Tag Archives: Bún-ker Vietnamese

Guy Fieri’s ‘Diners, Drive-Ins and Dives’ stops by Queens Comfort

| ctumola@queenscourier.com

Photos courtesy of Donnie D’Alessio/Queens Comfort

Diners, Drive-Ins and Dives” drove into the borough to film an episode at Astoria‘s Queens Comfort.

The Food Network show, hosted by colorful television personality, cookbook author and restaurateur Guy Fieri, follows him as he visits “classic ‘greasy spoon’ spots” around North America.

Queens Comfort owner Donnie D’Alessio, already a fan of the program, was “honored” when “Diners, Drive-Ins and Dives” contacted him a couple of months ago for an initial interview.

“For us to pop up in their research, it was so rewarding,” said D’Alessio.

“A lot of the food they showcase is very unique and it’s something that we pride ourselves on here,” he said about the 30th Avenue restaurant.

After making the cut, the show came to shoot at Queens Comfort for two days last week.

Though the filming took a lot of work, including shutting down the restaurant, preparing eight dishes, and remaking some of the food several times over, it was well worth it, said D’Alessio.

“I got along with him really well. He was fun to hang out with,” he said about meeting Fieri.

D’Alessio does not know when the episode featuring Queens Comfort will air yet, but no matter what exposure it may lead to, the experience is what was the most important.

“It all felt like a dream. I felt like Dorothy for two days,” he said.

Queens Comfort isn’t the only eatery in the borough “Diners, Drive-Ins and Dives” recently visited.

The show also filmed at Bun-Ker Vietnamese, located at 46-63 Metropolitan Ave. in Ridgewood, according to the restaurant.



The restaurant Sandy built

By Queens Courier Staff | editorial@queenscourier.com


It is only a spring roll, but I have somehow rapidly devoured three of these crispy golden fingers before realizing I have yet to dunk one into the accompanying chili sauce. The delicate wrapper crackles and gives way to a steaming center of al dente glass noodles, tiny slivers of carrot and sweet lumps of fresh crabmeat. A spring roll this delicious can really heighten your awareness of just how monotonous most other renditions can be. I am already grinning, and this is just the first course.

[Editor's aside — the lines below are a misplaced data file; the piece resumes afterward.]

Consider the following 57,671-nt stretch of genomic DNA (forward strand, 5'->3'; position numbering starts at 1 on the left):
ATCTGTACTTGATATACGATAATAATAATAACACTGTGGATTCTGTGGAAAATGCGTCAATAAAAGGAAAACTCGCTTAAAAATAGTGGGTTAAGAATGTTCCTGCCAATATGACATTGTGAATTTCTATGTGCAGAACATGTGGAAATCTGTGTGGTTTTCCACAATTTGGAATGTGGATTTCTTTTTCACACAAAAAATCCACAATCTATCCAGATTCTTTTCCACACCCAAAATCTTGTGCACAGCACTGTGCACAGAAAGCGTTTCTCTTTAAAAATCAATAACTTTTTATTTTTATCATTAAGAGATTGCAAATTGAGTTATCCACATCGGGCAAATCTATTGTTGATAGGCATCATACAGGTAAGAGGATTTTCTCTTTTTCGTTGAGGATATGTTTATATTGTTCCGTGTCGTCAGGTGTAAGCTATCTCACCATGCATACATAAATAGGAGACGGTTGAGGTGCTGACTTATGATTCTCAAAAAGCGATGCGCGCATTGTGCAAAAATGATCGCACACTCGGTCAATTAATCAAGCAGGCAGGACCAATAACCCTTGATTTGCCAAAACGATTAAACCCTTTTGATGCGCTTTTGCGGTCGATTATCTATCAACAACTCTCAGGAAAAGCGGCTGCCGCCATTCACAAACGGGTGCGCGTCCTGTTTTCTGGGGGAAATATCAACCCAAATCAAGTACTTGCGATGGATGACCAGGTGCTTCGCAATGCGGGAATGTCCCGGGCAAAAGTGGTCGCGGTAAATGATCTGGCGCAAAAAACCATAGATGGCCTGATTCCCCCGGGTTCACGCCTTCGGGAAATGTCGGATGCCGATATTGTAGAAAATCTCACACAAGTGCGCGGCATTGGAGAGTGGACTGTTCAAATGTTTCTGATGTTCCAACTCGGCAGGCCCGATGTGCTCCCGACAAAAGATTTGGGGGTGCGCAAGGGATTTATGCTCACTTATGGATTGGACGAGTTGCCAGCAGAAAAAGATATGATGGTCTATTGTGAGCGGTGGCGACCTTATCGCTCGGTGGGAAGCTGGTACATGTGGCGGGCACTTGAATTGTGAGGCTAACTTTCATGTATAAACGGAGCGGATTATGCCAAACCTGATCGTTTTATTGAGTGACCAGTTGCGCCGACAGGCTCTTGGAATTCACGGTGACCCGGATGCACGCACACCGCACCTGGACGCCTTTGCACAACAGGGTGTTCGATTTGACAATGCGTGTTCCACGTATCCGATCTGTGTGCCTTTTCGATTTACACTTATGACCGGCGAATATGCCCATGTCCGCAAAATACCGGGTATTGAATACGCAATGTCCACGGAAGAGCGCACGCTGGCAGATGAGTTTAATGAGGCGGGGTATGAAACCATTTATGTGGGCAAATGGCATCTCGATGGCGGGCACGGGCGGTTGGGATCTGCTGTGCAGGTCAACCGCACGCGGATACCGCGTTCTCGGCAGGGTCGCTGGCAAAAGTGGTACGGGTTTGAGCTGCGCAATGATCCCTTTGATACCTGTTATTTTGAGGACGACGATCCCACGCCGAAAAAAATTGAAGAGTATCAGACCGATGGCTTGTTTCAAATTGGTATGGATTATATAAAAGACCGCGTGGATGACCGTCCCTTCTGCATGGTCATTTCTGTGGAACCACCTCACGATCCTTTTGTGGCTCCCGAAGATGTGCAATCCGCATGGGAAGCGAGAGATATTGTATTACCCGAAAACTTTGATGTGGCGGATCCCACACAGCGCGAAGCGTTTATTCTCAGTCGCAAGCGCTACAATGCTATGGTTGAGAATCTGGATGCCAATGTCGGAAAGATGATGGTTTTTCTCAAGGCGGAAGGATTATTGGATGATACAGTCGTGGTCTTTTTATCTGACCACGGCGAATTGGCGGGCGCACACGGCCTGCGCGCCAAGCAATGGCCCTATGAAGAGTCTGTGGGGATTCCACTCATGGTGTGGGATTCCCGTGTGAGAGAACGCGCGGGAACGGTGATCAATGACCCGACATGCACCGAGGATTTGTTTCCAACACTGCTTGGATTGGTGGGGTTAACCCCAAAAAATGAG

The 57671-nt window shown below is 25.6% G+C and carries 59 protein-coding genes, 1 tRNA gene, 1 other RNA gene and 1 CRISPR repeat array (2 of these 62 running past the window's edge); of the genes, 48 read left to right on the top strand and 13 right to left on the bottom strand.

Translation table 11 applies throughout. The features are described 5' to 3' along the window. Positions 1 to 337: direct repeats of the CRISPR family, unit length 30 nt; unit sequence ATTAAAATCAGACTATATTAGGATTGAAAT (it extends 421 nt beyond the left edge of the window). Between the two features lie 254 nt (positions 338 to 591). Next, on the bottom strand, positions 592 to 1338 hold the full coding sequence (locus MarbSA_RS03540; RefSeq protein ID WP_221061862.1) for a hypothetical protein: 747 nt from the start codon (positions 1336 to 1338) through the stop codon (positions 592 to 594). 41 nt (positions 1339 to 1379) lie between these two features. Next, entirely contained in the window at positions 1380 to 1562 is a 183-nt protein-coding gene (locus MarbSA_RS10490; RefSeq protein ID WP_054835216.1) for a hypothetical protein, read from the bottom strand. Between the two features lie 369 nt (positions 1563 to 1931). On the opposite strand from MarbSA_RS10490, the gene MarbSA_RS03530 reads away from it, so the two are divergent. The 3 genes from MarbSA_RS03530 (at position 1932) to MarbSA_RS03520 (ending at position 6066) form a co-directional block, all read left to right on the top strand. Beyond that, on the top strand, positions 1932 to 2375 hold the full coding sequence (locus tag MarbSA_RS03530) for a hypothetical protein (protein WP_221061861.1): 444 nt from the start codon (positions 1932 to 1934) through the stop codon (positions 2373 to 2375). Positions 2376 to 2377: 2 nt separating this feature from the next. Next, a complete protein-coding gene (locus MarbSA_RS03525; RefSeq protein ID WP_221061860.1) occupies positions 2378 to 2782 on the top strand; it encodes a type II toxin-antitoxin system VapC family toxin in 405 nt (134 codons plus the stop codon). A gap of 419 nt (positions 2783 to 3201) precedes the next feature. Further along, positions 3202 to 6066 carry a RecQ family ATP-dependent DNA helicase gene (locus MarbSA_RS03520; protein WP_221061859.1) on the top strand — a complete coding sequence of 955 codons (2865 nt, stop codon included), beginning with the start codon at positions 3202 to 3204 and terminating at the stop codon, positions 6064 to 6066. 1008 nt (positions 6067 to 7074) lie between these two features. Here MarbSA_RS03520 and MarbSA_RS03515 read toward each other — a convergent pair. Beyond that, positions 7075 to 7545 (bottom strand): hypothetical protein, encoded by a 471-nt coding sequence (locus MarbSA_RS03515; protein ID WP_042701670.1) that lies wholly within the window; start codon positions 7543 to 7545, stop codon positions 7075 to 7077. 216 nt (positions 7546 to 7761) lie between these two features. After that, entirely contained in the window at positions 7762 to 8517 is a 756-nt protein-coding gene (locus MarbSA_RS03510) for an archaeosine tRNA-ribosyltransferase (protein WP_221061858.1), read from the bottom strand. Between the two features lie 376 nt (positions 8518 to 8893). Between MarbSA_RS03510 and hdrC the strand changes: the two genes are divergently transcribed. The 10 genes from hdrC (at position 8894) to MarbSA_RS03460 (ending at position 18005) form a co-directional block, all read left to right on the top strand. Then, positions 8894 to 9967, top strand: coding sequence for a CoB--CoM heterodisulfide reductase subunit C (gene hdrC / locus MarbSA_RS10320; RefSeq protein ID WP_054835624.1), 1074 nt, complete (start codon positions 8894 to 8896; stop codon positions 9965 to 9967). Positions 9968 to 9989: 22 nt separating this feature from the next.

The quality of food at Bún-ker Vietnamese is beyond surprising. The first syllable is the Vietnamese word for vermicelli (pronounced boon), while the restaurant’s full name is a play on its bunker-like location.

Chef Jimmy Tu said the space was initially a boutique seafood distribution site. Tu previously opened Manhattan’s famed Eleven Madison Park, where he also cooked for two years.

Since he originally intended Bún-ker to be a storage space, he said “the location really didn’t matter.”

He added that cheap rent was why he chose the location.
Sandy saw things a little differently. The storm put the distribution center out of business for almost a month. Facing major damage and with no flood insurance, Tu and his partners — including younger brother Jacky, who is also the sous-chef — decided to close the distribution business and open Bún-ker in its place in January.

With gingham tablecloths, buckets of utensils on each table and a bamboo and straw thatched ceiling, the tiny dining room daily buzzes with locals clustered around tightly packed private and communal tables.

The draw here is simple: excellent Vietnamese cuisine. After leaving the fine dining industry, Tu spent a month and a half studying street food, befriending local establishments throughout Vietnam and

Thailand and studying their recipes and techniques.

“Noodles are a really big street food in Vietnam,” Tu explained, “We also use a Japanese grill with realcharcoal, because out in Vietnam, it’s all charcoal, which definitely adds to the flavor.”

It’s “street food made with a lot of love,” Tu added with a smile.

Take, for instance, the Saigon Special Banh Mi. It is a flaky baguette stuffed with five-spice pâté made in-house as well as steamed pork shoulder ground with cinnamon, sugar and fish sauce. The sandwich also has garlic sausage, and it’s all garnished with pickled vegetables, mayo, cilantro, jalapeno and a ribbon of sriracha hot sauce.

The Pho Ga is an intense chicken noodle soup consisting of smoked shallot broth with bobo chicken. The kitchen develops it over eight hours.

Even simple plates explode with flavors carefully cultivated in the kitchen — tomato garlic fried rice and creamed taro leaves like collard greens with a hint of curry, ginger and garlic.

Drinks are limited to a cooler where customers serve themselves water. You can also order artichoke kefir iced tea or Vietnamese black coffee. Next week, the restaurant plans to introduce several homemade soft drinks including flavors like lime ginger mint, tamarind and chili lychee.

Until then, plan on cooling your palate with a bowl of coconut tapioca pudding whose tender pearls are studded with slivers of young coconut, pineapple, star fruit and palm seeds.

Sounds simple? It is simply delicious.

Bún-ker Vietnamese
46-63 Metropolitan Avenue, Ridgewood
Tuesdays & Wednesdays 5 – 10 p.m.
Thursdays & Fridays 5 – 11 p.m.
Saturday noon – 11 p.m.
Sunday noon – 10 p.m.